Discover more from Prodity: Product Thinking
Making Work Visible: Exposing Time Theft to Optimize Work & Flow
A Book Review
If you are like me, so much of the work you do, and the work your team does, is invisible to most outside observers. You may understand what you’re working on, and your team likely understands it as well. But as soon as you move outside of the inner circle, the work becomes opaque. Move further away, it becomes a black box that outsiders peer into, but can’t discern what is happening.
This is often the source of immense conflict and consternation.
For product managers, work can pile up faster and faster. We can become the bottleneck since we have difficulty saying “no” for ourselves and want to take on tasks that enable our teams to do more.
For product teams, we often have the visible work of new features to create or bugs to fix. But those are often small parts of much more work that is difficult to quantify or track. All the small requests from other teams, from product managers, from engineering managers, from other departments get added to the mental queue without being added to the visible queue. And all these things take time.
For stakeholders who want to know when features will be done or bugs will be fixed or items will be delivered, the full context is often missing. While it may seem like there is only one or two features on the list, or one or two bugs, that rarely takes into account the full list with all the requests and context switching and meetings.
That is the world we find ourselves in. A world where time thieves are rampant and often hidden. A world where we all have too much to do, too many things to do at once, too many conflicting priorities, and too many dependencies.
If you find yourself dealing with the same issues as I just described (and I believe you probably do), then this month’s book is probably a good one for you.
Making Work Visible: Exposing Time Theft to Optimize Work & Flow by Dominica DeGrandis explores the problems of invisible work.
As you may be able to tell from the cover, this book is about making work visible through the use of Kanban principles.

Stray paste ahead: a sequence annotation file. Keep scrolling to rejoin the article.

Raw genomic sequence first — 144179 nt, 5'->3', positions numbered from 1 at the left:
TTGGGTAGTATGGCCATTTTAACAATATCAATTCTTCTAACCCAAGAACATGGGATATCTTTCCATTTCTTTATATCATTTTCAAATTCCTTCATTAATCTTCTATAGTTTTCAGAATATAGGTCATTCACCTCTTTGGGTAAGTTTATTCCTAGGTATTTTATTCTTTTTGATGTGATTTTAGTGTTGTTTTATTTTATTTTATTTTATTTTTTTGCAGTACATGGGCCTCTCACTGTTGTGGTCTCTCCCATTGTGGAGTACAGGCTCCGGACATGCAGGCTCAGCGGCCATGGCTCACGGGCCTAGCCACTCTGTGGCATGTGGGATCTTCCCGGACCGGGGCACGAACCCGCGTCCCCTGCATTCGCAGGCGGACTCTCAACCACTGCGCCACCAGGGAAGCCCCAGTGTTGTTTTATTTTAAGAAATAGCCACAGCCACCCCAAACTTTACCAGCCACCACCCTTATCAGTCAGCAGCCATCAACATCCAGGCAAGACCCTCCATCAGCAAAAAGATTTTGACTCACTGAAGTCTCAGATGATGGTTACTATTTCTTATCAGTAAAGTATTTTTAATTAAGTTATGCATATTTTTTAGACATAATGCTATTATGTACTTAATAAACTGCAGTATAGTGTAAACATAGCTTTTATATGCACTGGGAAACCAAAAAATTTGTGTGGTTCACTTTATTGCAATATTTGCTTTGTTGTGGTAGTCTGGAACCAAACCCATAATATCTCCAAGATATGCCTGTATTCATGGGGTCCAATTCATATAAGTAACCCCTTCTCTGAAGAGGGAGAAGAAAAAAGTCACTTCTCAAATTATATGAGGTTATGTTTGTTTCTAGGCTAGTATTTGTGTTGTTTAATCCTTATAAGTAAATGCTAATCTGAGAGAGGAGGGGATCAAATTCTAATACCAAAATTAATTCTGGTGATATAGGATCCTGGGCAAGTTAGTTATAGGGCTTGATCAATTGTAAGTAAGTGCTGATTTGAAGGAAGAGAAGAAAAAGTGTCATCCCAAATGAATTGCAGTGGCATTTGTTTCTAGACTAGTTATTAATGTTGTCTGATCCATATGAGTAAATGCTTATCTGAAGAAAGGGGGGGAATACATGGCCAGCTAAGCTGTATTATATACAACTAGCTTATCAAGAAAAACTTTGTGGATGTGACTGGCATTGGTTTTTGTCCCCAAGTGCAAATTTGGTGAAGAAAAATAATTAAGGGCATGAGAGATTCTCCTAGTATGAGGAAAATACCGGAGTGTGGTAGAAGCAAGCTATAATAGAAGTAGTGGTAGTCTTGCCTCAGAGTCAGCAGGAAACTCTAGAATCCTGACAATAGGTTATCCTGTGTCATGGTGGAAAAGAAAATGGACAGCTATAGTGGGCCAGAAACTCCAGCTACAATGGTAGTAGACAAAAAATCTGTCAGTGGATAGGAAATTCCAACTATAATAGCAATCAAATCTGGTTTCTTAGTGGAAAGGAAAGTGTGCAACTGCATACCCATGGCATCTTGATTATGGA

Many of you may have used Kanban in the past or may use it now. I’ve used it extensively in my work in various teams, along with scrum, scrumban, and a few other Lean approaches. And while I thought that I was fairly well-versed in Kanban, I found a number of ideas coming to mind as I read this book. It addressed issues I’ve had in the past, issues I’m facing currently, and probably others I’ll see in the future.
So I was pleasantly surprised overall. Making Work Visible is a short read, but with plenty of good takeaways for work and projects.
Let’s dive in.
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Make Work Visible
The author is a proponent for Kanban, which is a Lean work methodology that helps visualize work. Most of us are probably familiar with Kanban boards—To Do, Doing, Done—or some variation on that. These are often at the heart of Kanban. They make the work visible. Everyone can see what work is on the board and where it is.
The idea is simple in theory, but often harder in reality. As I described before, how much of our work is often left off of our boards? For those of us who work in Jira for example, how often do small things get left out? How often do our product teams work on something only to go back and add it to the board or to Jira after it’s all done just to reflect the work?
This isn’t about collecting story points (as too often happens) or making the reports correct (which may or may not be helpful), but about showing the work. Making it easy to see what is happening for everyone involved. If you’re the lead engineer, you obviously know what you’re working on. But no one else does! You can mention it to everyone, but if it’s not visible, it is easy to lose amid all the other work that everyone is doing.
That is why this book drives the point home about making work visible. It is one of the most important things we can do for ourselves and our teams.